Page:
The Den of Slack

Notice anything different about the blog? (Hopefully not!)

This weekend I made some updates behind the scenes that hopefully haven’t broken anything. In December, 1&1 (my webhost) sent an email saying they would discontinue support for php 4 on April 1 so I needed to update my site to php 5.4. Naturally I waited until mid-March to deal with it. I actually wanted to do this update a while ago, because my blog was running on an ancient version of WordPress (2.9), but for a long time 1&1 only supported php 4 and the newer versions of WordPress need php 5.

Switching the php version turned out to be a simple matter of selecting the new version number from a drop-down menu in the 1&1 tools.

You can switch the php version setting by clicking Global PHP Version in the 1&1 Control Panel.

Of course, once I did this my blog displayed as a blank page, because my ancient version of WordPress didn’t work with php 5.4. As it turns out, newer versions of WordPress also require that the database is MySQL 5. Mine was using MySQL 4, because that’s what was available from 1&1 when I created the site. Switching this was not a simple matter of selecting a version number from a drop-down menu, however. I had to create a new database and move everything from the old version into the new version—a task that’s far beyond my comfort zone as far as this stuff goes.

1&1 has a fairly straightforward FAQ that explains the process… problem is, if it doesn’t work exactly right, they don’t tell you what to try next! According to an article from 2010, fewer than 6% of WordPress users were using MySQL 4 even then. (Lucky me!) So the problems I experienced probably apply to a relatively small number of people, but if you’ve found this post because you’re a 1&1 user who can’t figure out what to do next, here’s what worked for me.

First, from the 1&1 Control Panel, click MySQL Administration to get to the page that displays your databases. Click New Database. You’ll get this page that asks for a database description and password.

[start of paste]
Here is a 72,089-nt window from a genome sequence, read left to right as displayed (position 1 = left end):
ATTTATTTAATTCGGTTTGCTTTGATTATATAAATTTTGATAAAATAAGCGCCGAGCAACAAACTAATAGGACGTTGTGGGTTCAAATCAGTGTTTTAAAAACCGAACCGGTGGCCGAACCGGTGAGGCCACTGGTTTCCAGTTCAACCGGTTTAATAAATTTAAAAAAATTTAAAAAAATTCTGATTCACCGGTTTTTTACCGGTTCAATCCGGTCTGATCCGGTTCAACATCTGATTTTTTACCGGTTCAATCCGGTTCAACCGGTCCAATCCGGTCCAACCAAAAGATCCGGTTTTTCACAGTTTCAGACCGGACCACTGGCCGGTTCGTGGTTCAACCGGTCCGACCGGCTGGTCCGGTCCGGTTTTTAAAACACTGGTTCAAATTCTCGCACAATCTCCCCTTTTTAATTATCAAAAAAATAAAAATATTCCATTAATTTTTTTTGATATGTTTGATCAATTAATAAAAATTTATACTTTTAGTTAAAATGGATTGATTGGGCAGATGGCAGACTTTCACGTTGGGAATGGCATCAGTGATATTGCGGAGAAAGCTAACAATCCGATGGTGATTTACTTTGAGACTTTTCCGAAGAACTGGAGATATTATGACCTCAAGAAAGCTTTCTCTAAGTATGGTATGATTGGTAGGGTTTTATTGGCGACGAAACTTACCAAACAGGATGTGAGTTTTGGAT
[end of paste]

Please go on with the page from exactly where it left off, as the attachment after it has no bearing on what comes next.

Give it a description that will make it easy to distinguish from your current database (my original MySQL database was called “blog” so I named the new one “blog2”). For the password, I chose to use the same password I had currently. I don’t remember choosing this password or even setting up my original database, so I’m not sure where it came from, but I found it in the wp-config.php file. Download this from your WordPress install via ftp, open it with a text editor, look for DB_PASSWORD, and copy/paste the password from inside the quotes and into the fields on the New Database page. (And then hold onto the wp-config.php file, as you’ll need it again later.)

The database takes a few minutes to set up. While this is going on, make a backup of your original database. The instructions 1&1 gives work well enough, and WordPress suggests a similar process.

When making the backup, rather than selecting all the tables at once I suggest selecting all of them EXCEPT wp_posts. After you’ve made one backup of the other tables, back up wp_posts separately. 1&1 doesn’t give a suggestion for which compression to use, but for me “gzipped” seemed to work best. (Don’t bother with plain old “zipped”; every time I tried to import a backup that had been compressed that way I got an error message.) And when you do back up the wp_posts table separately, DO NOT select “extended inserts” under data—this caused a lot of problems for me.

The next step is importing your backup into the new database. This time, 1&1’s instructions leave something to be desired. In Step 4, they tell you to click the little SQL box under the 1&1 logo. Every time I tried to import my data via this button I got weird errors that meant absolutely nothing to me. After several failed attempts and a bit of web poking-around, I realized that there’s another way to import that (surprise surprise!) works much better.

By all means, try following their instructions first. If it works for you, great. If not, click the database id on the left side of the screen, and then click the SQL tab on the right side. You’ll see this:

Click in the field under “Or Location of the text file” and browse to the first backup you made (the one that doesn’t include wp_posts). I’m not sure if selecting the compression type or leaving it on “Autodetect” matters, but you might as well pick whatever you used for compression before clicking Go.

Hopefully this will work without a hitch. If it doesn’t, you might get an error message that says “MySQL server has gone away”. According to my friend Doug, a database programmer who answered my frantic email plea for help (thanks!!), this basically means the server timed out before the upload was finished. In other words, 1&1 choked because you’re trying to import too much data at once. Try going back to your original database and exporting the tables in smaller groups. (Remember, don’t bother with wp_posts for now!) If you keep getting errors, you can also try the other compression methods or no compression, and try selecting “complete inserts” and “extended inserts” in the Data field. I don’t know exactly what combination ended up working for me, just that I had to try this multiple times.